Don't Bank Chase
An inside look at the danger of banking with JPMorgan Chase Bank, N.A.

*UPDATE 04/17/2009*

The Truth about Fraud Protection and the Zero-Liability Policy for Fraud.

Look on the back of your credit cards.  If it's issued by Chase or FirstUSA, CLOSE IT.



- "...Through circumstantial evidence, constructed evidence, and even false witnesses, Chase will scare you into making a payment arrangement on an account to which you never used, and that you didn't open.  BEWARE..." 

- Robert Lemke - Victim of the Chase Fraud Policy  


My Experience With Chase Bank's Fraud Policy

By Robert C. Lemke

     In June of 2008, a credit card with JP Morgan Chase Bank, N.A. was opened using my identity.  In August, when I became aware of the account, I attempted to contact Chase to discuss and file a fraud claim- to no avail.  I was surprised that an account had been opened without my knowledge, because all three of my credit reports reflected a "Fraud Alert", which requires any creditor to contact me before establishing an account - Chase never contacted me.

After several failed attempts to resolve and/or discuss the fraudulent account with Chase representatives, I decided to write a lengthy and detailed letter to Executive Cardmember Services, and later received a call from Steve Regul, an assistant to Nancy Stoneman, the Vice President of Cardmember Services.  During this time, I also wrote an e-mail, not expecting a reply, to William S. Wallace, the Senior Vice President of Cardmember Relations.  Mr. Wallace forwarded my information to Mr. Regul, whom coincidentally was attempting to contact me at the same time.

After just a week of short contact with Mr. Regul, he and a fraud investigator by the name of Jennifer Marshall had decided to DENY my fraud claim for two reasons:

                                   1.  The account had an attempted payment from an IRA brokerage account that was in my name.  However, upon contact to that brokerage firm, I was reassured that check-writing capability was not allowed.  This was my first experience with false and constructed evidence within Chase Bank.

                                   2.  There were a "few" charges from various hotels in the Los Angeles area that reflected a similar signature.  However, upon requesting such evidence, Chase failed to send me it, claiming that "it was against company policy."  This is a violation of State and Federal law.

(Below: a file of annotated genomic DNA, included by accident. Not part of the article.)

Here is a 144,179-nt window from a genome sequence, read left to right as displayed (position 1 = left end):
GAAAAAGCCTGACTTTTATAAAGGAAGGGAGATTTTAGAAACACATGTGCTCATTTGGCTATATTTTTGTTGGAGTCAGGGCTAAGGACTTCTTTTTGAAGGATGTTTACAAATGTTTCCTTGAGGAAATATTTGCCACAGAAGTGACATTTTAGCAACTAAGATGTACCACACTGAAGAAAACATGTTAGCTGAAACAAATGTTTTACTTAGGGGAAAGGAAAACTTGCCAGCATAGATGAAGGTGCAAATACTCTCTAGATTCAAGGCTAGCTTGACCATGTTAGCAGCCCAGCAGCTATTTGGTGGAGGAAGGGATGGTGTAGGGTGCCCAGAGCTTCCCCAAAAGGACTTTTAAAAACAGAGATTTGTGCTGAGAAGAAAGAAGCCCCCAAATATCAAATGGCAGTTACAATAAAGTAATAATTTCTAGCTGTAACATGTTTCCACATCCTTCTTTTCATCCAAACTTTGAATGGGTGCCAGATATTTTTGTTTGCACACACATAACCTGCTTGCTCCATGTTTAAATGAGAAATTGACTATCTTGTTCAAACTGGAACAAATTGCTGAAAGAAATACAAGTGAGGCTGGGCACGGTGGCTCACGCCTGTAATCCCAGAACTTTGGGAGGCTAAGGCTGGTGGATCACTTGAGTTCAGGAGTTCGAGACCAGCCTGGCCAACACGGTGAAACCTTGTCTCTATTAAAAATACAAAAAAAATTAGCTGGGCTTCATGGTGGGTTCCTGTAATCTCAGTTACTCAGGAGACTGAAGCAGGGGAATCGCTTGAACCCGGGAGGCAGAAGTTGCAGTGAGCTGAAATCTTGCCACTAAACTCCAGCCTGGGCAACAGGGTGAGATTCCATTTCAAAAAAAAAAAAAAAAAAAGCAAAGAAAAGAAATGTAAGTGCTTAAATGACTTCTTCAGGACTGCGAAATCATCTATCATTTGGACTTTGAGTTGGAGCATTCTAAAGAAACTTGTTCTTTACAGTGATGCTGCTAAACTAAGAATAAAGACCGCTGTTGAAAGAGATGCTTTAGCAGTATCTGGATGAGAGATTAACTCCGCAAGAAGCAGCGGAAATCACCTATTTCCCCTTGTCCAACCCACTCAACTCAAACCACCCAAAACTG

Interestingly, from Day 1, Chase had the sole goal of finding some type of evidence to connect me with the fraudulent charges and account activity that had taken place.  Never was a proper investigation completed during that short one-week period.   Never did Chase find, nor attempt to find, the actual criminal whom used my identity.  This prompted me to file a lawsuit.

Upon sending Court documents and my intent to file suit against Chase Bank, their entire attitude changed.  I had mentioned that, after both experiencing their practices first-hand, and, reviewing similar complaints online, that they were purposely and negligently denying fraud claims for a financial benefit- after all, it is unlikely that a bank will capture the criminal perpetrating these crimes, and if they do, it is unlikely they will recoup their monetary losses as a result of the fraudulent account.  They wrote and sent, via Certified Mail, their wish for me to cease contacting and communicating with them.  They stated, "...You are no longer allowed nor requested to contact Chase Bank, other than writing to our Executive Cardmember Services address above..."

Two months went by, and I was glad that I no longer had to deal with such dishonest and deceiving individuals- to say the least.  The holiday season came, and on December 2nd, 2008, a Chase employee by the name of Joe (Extension 72604, 1-800-808-1923) contacted me.  I figured this was the collections department, but to my surprise, it was part of the Fraud Department.